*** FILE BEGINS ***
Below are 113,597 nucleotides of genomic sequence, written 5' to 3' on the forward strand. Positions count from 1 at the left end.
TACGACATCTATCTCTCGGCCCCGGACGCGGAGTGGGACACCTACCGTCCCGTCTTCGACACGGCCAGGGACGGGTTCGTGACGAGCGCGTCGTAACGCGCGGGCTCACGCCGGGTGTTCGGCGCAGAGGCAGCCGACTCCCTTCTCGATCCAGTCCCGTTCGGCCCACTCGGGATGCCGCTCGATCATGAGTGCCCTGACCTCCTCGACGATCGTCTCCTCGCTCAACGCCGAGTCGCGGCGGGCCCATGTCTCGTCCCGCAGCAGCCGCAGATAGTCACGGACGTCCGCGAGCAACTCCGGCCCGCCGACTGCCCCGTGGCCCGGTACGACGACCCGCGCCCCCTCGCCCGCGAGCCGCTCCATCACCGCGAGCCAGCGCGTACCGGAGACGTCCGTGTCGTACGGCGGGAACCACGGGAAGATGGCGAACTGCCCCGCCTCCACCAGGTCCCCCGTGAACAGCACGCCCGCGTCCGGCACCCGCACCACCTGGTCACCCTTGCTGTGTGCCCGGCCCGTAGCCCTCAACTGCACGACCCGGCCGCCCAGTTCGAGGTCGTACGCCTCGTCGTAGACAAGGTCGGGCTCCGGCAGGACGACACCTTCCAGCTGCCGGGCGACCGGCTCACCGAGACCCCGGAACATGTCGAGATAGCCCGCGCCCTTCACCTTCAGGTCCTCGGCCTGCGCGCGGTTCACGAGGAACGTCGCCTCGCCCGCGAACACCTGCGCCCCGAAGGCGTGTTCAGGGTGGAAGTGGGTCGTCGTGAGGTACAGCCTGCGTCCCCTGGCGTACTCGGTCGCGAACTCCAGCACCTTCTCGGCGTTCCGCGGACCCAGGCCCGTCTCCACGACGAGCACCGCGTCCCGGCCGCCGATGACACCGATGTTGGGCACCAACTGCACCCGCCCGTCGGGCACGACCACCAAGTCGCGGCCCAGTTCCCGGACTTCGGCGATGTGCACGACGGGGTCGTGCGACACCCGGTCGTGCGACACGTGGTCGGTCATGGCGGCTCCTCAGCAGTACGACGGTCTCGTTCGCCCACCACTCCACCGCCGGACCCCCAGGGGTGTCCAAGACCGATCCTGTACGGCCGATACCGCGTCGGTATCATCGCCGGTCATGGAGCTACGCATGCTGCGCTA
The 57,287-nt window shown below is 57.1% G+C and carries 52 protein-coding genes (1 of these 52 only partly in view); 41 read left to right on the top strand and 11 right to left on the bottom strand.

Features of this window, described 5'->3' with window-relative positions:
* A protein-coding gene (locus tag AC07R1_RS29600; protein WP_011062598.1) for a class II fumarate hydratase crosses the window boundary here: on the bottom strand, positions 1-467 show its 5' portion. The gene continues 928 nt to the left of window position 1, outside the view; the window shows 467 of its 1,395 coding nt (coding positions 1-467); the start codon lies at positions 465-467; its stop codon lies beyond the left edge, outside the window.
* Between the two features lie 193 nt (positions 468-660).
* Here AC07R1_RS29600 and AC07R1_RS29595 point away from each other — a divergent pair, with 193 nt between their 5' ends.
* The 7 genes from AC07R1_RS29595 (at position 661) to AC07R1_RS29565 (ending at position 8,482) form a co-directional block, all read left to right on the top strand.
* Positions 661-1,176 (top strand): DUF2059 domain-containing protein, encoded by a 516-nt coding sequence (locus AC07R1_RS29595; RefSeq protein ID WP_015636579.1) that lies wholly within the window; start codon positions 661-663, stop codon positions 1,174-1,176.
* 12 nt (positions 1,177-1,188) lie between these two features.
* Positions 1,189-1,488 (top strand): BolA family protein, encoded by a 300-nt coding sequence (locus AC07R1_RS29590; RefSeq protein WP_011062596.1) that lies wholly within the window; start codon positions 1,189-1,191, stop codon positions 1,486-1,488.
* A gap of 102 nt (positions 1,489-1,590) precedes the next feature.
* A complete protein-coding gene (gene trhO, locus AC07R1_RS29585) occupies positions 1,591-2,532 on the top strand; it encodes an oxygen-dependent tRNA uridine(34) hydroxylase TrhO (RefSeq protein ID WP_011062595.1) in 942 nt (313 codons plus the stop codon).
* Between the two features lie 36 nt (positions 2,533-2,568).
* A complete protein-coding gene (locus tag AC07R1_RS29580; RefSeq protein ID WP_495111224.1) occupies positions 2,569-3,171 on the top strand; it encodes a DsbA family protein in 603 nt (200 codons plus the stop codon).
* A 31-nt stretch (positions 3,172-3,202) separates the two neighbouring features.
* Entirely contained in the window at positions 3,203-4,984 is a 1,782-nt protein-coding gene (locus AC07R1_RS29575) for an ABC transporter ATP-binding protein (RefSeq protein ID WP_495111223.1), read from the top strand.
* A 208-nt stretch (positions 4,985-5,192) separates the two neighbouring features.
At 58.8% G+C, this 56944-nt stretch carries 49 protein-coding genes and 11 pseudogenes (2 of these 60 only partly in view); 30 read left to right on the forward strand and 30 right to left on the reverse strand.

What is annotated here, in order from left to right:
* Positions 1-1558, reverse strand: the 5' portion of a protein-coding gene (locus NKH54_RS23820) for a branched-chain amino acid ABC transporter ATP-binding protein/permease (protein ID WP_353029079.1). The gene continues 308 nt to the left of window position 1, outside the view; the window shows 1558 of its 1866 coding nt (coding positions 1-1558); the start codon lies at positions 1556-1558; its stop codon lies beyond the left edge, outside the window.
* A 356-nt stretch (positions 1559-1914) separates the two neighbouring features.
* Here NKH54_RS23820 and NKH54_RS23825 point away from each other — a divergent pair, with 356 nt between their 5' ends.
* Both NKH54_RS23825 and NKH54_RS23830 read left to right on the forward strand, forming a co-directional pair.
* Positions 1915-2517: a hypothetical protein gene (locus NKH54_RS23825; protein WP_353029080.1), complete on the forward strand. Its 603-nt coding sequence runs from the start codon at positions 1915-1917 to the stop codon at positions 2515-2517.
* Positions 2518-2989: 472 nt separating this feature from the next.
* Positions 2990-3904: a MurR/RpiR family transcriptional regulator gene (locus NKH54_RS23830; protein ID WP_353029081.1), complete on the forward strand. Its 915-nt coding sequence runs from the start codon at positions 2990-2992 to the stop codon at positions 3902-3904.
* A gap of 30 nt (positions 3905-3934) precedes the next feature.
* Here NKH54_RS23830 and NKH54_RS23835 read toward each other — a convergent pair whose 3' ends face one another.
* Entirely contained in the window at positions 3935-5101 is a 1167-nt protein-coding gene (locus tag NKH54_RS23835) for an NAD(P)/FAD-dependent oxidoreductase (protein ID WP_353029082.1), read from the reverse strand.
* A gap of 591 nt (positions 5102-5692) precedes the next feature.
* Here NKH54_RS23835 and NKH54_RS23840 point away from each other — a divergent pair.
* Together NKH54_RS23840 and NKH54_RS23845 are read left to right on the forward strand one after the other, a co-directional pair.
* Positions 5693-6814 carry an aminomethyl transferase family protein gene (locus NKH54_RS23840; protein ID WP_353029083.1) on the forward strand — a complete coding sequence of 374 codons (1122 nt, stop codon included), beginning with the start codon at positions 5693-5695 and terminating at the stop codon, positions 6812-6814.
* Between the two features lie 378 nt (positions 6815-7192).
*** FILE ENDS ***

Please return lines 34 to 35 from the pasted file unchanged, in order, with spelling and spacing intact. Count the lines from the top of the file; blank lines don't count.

* Positions 5693-6814 carry an aminomethyl transferase family protein gene (locus NKH54_RS23840; protein ID WP_353029083.1) on the forward strand — a complete coding sequence of 374 codons (1122 nt, stop codon included), beginning with the start codon at positions 5693-5695 and terminating at the stop codon, positions 6812-6814.
* Between the two features lie 378 nt (positions 6815-7192).